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Sir I diagnosed tuberculoma 34**27 mm in right cerebellar of brain. Dr. prescribed me to take medicines for 18 months. I continued taking six medicines that is pyzina 1500 mg, r cinex, combutol 1200 mg, broadbact 400 mg, betadine 40 half tab, alentra dsr. After 3 months Dr. stopped alentra dsr nd combutol. And then two months he stopped pyzina. And now after total treatment of six months he stopped broadbact. Then he prescribed me to do a MRI. MRI shows that the lesion in my brain now reduced 34**27 mm to 20**18 mm. And now he prescribed me to continue with r- cinex and betadine. My qus is should I continued taking broadbact for few months more or I should stopped it after 6 months.
Epilepsy is a relatively common disorder. Most cases of epilepsy can be controlled with a combination of drug therapy and healthy lifestyle. In some cases, surgery may also be advised. Epilepsy affects not only the lifestyle of the patient but also that of their caregiver. Each person reacts to epilepsy in a different way and hence the type of care needed also varies from person to person. While some patients have few seizures and require care only when they're having a seizure others need round the clock care. Here are a few tips to keep in mind if a loved one suffers from epilepsy.
- Know what type of epilepsy he/she is dealing with: Not all epileptic seizures are the same. Find out what type of seizures your loved one suffers from and what are the possible triggers associated with Involve yourself in their lifestyle. Epilepsy should not be a reason for your loved one to lock themselves in a room to stay safe. Participate in activities with them of you feel the activity may be a safety risk if they were to have a seizure; for example - swimming.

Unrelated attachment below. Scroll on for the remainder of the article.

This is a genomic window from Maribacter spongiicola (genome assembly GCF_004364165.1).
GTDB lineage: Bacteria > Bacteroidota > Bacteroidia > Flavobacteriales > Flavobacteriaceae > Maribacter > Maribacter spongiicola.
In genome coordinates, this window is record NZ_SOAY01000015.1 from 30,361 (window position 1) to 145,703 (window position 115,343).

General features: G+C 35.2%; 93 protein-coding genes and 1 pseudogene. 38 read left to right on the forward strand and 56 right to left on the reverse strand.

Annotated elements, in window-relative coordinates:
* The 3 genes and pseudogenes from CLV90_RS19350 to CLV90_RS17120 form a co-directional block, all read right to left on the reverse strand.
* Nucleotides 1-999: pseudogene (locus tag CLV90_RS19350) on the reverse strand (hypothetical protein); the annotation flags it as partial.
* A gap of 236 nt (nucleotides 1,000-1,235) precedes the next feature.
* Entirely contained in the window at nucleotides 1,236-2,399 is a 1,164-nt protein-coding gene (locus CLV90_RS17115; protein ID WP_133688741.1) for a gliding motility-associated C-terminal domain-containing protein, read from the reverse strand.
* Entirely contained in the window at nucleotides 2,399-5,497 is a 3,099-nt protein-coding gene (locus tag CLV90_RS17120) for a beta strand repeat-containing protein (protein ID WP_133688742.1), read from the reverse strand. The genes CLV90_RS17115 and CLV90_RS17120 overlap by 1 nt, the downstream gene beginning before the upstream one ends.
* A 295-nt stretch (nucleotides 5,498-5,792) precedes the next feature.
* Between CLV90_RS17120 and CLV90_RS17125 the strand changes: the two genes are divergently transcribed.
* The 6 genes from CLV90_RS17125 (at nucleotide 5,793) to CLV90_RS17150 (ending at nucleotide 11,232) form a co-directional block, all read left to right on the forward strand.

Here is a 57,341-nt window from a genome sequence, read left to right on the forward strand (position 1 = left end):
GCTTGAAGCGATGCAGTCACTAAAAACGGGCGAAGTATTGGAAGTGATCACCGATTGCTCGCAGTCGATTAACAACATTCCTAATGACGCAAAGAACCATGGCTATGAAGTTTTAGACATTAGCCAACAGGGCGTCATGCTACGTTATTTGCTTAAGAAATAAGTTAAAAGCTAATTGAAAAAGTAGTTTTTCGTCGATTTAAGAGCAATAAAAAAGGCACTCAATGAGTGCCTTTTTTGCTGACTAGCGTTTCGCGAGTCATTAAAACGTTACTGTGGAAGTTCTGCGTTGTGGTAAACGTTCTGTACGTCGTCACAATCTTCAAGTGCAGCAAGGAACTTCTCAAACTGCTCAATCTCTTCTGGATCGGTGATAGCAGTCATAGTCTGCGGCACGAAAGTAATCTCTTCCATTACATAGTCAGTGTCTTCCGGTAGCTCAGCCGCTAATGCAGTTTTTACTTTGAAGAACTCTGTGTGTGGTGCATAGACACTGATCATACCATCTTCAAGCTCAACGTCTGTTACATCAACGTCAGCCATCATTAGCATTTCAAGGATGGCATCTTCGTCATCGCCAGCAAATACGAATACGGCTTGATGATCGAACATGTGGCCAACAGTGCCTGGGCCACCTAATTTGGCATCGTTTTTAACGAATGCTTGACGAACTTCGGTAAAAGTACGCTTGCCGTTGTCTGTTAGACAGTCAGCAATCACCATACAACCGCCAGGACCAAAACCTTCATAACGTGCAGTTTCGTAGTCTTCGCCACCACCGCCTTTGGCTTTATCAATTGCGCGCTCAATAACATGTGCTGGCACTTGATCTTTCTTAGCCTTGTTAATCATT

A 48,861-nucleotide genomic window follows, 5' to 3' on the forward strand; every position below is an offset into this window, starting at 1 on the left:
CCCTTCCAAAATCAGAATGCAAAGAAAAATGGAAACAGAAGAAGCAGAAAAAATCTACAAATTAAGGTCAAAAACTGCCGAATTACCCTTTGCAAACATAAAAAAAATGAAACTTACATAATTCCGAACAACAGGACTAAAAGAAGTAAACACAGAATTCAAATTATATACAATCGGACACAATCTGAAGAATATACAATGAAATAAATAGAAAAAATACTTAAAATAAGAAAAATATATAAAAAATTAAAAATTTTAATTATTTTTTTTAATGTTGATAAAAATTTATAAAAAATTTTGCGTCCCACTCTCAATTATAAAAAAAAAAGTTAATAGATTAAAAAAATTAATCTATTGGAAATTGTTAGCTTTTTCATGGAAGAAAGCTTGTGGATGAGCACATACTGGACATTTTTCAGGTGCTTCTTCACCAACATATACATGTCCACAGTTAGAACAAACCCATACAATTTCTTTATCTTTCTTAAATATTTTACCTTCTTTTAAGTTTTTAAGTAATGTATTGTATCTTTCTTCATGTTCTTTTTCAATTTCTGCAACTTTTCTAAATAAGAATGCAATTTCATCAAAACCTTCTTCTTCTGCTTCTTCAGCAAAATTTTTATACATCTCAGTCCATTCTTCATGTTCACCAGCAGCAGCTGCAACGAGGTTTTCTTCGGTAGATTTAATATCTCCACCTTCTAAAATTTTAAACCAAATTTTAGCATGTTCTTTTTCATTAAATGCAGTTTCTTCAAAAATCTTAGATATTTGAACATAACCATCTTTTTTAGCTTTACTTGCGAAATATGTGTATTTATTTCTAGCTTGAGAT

- Notice seizure triggers: Often an epileptic patient may not remember the seizure after it has occurred. As their care giver, keep a seizure diary to track their seizures and its related triggers. Look for patterns in the triggers to their epilepsy attacks.
- Keep them safe during a seizure: When experiencing a seizure, the patient will lose consciousness, experience muscle convulsions and may grit his teeth. If the person is standing, hold them so that they do not fall. If they are lying down, try turning them onto their side. Do not put anything into their mouth.
- Take care of them after a seizure: After the seizure, people are most likely to be confused, tired and have a headache. Check for injuries and keep them calm till medical help arrives. Loosen clothing around their neck and ensure that there is nothing inhibiting their breathing.
- Medical identification: While someone who suffers from seizures often is likely to always have someone with them, others who have rare seizures may often venture out alone. In such cases, ensure that they always have medical identification on them. Also make sure that their friends, colleagues etc are aware of their medical condition.
- Help them maintain a healthy lifestyle: Staying active is essential for people with epilepsy. Avoid contact sports and pick low impact exercises like walking, running or swimming. Following a buddy system is essential when an epileptic person works out. If you wish to discuss on any specific problem, you can consult a neurologist and ask a free question.